April 18, 2024

Judge Declares Some PACER Fees Illegal but Does Not Go Far Enough

Five years ago, in a post called “Making Excuses for Fees on Electronic Public Records,” I described my attempts to persuade the federal Judiciary to stop charging for access to their web-based system, PACER (“Public Access to Court Electronic Records”). Nearly every search, page view, and PDF download from the system incurs a fee ranging […]

Free Law Project Partnering in Stewardship of RECAP

More than five years ago, I spoke at CITP about the US Federal Courts electronic access system called PACER. I noted that despite centuries of precedent stating that the public should have access to the law as openly and freely as possible, the courts were charging unreasonable rates for access to the public record. As […]

Take Over My Dream Job: Associate Director at CITP

Nearly four years ago, I joined the Center for Information Technology Policy at Princeton as Associate Director. The CITP community is a fantastic collection of smart and funny people who work passionately on all aspects of information technology policy. It was my dream job, so it was bittersweet when I accepted a new job working […]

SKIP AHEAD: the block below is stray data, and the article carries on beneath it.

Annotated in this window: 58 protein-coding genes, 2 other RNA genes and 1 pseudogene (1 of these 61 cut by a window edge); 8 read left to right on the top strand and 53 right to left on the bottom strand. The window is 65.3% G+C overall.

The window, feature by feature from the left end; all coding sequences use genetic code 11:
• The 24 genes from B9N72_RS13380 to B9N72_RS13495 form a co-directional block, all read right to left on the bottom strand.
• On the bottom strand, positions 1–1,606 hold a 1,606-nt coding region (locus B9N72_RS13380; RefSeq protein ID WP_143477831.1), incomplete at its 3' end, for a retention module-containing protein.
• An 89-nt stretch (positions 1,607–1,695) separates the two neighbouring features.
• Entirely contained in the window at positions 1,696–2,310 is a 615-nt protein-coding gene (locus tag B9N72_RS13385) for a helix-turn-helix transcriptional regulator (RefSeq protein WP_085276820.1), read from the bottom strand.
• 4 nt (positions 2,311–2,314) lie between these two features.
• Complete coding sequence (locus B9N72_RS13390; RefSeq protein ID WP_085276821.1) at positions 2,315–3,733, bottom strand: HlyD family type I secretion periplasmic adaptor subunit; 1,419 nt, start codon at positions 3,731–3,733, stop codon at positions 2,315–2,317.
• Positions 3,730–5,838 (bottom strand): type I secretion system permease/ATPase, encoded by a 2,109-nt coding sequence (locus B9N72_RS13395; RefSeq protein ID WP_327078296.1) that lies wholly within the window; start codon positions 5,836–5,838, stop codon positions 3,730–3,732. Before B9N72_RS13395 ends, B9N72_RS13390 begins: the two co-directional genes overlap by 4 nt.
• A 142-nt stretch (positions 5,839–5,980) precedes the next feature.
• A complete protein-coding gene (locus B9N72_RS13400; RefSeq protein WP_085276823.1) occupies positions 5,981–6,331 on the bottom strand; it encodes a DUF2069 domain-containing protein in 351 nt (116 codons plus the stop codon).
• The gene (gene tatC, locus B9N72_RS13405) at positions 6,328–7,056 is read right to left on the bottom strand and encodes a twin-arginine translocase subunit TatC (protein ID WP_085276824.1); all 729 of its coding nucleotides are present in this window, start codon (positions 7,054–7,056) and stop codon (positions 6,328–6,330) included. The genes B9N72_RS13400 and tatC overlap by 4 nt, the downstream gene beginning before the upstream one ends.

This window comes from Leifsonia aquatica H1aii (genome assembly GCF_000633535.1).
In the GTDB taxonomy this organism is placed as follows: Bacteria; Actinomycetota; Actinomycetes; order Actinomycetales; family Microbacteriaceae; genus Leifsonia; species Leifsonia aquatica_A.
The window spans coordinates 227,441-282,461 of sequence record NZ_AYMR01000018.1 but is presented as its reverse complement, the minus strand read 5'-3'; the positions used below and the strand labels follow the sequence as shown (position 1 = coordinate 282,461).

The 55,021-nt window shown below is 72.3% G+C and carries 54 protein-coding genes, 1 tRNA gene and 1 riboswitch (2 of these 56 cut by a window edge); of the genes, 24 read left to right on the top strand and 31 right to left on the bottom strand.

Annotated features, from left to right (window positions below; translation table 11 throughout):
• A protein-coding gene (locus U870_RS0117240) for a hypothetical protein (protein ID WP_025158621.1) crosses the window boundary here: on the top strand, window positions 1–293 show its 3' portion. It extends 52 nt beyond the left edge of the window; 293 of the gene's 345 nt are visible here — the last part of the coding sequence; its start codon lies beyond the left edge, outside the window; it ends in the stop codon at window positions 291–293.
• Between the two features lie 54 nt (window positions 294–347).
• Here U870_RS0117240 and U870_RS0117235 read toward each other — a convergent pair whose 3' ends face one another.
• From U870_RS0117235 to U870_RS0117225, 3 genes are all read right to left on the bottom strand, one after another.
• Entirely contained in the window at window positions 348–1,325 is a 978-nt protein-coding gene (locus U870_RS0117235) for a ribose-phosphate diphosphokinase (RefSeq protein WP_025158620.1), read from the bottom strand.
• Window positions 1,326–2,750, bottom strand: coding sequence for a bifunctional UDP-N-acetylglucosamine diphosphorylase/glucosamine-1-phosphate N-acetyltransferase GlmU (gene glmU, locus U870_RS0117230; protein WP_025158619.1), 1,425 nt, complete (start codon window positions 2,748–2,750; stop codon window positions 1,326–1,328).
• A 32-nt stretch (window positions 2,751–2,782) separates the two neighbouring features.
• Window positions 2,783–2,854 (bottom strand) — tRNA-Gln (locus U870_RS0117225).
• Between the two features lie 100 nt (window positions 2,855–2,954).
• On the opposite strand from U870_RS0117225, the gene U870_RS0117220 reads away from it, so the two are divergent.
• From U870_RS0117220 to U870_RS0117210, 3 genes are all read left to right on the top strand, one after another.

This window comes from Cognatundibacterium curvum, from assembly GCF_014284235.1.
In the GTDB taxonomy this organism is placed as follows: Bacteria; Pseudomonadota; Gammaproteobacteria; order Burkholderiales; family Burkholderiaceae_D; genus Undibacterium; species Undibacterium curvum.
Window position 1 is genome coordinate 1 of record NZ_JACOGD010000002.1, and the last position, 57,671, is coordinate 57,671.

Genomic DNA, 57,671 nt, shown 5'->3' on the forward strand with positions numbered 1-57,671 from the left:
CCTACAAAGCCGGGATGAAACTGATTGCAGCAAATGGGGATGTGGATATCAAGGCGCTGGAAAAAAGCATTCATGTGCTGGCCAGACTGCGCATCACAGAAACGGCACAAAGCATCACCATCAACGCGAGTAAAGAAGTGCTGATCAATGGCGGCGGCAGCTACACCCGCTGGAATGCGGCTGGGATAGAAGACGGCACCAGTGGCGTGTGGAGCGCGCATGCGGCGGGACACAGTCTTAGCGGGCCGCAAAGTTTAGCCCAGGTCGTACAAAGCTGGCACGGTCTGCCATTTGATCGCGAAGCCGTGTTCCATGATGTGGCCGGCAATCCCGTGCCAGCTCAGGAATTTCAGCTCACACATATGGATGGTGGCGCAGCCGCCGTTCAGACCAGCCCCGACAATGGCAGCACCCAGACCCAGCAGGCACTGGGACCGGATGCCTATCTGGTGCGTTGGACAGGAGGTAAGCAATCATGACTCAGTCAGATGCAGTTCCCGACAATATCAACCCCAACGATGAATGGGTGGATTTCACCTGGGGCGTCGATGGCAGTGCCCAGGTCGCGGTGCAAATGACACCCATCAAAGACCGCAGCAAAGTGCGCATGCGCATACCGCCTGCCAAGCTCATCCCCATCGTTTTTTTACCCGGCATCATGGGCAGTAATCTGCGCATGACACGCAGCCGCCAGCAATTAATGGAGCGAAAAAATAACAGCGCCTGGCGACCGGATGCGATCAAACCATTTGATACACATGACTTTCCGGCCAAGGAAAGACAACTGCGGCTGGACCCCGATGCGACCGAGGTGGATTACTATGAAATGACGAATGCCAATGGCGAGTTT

I Join the EFF and Others in Calling for Craigslist to Drop CFAA Claims

[Cross-posted on my blog, Managing Miracles] Craigslist is suing several companies that scrape data from Craigslist advertisements. These companies, like Padmapper and 3taps, repurpose the data in order to provide more useful ways of searching through the ads. I have written about this in earlier posts, “Dear Craig: Voluntarily Dismiss with Prejudice,” and “A Response […]

Arlington v. FCC: What it Means for Net Neutrality

[Cross-posted on my blog, Managing Miracles] On Monday, the Supreme Court handed down a decision in Arlington v. FCC. At issue was a very abstract legal question: whether the FCC has the right to interpret the scope of its own authority in cases in which congress has left the contours of their jurisdiction ambiguous. In […]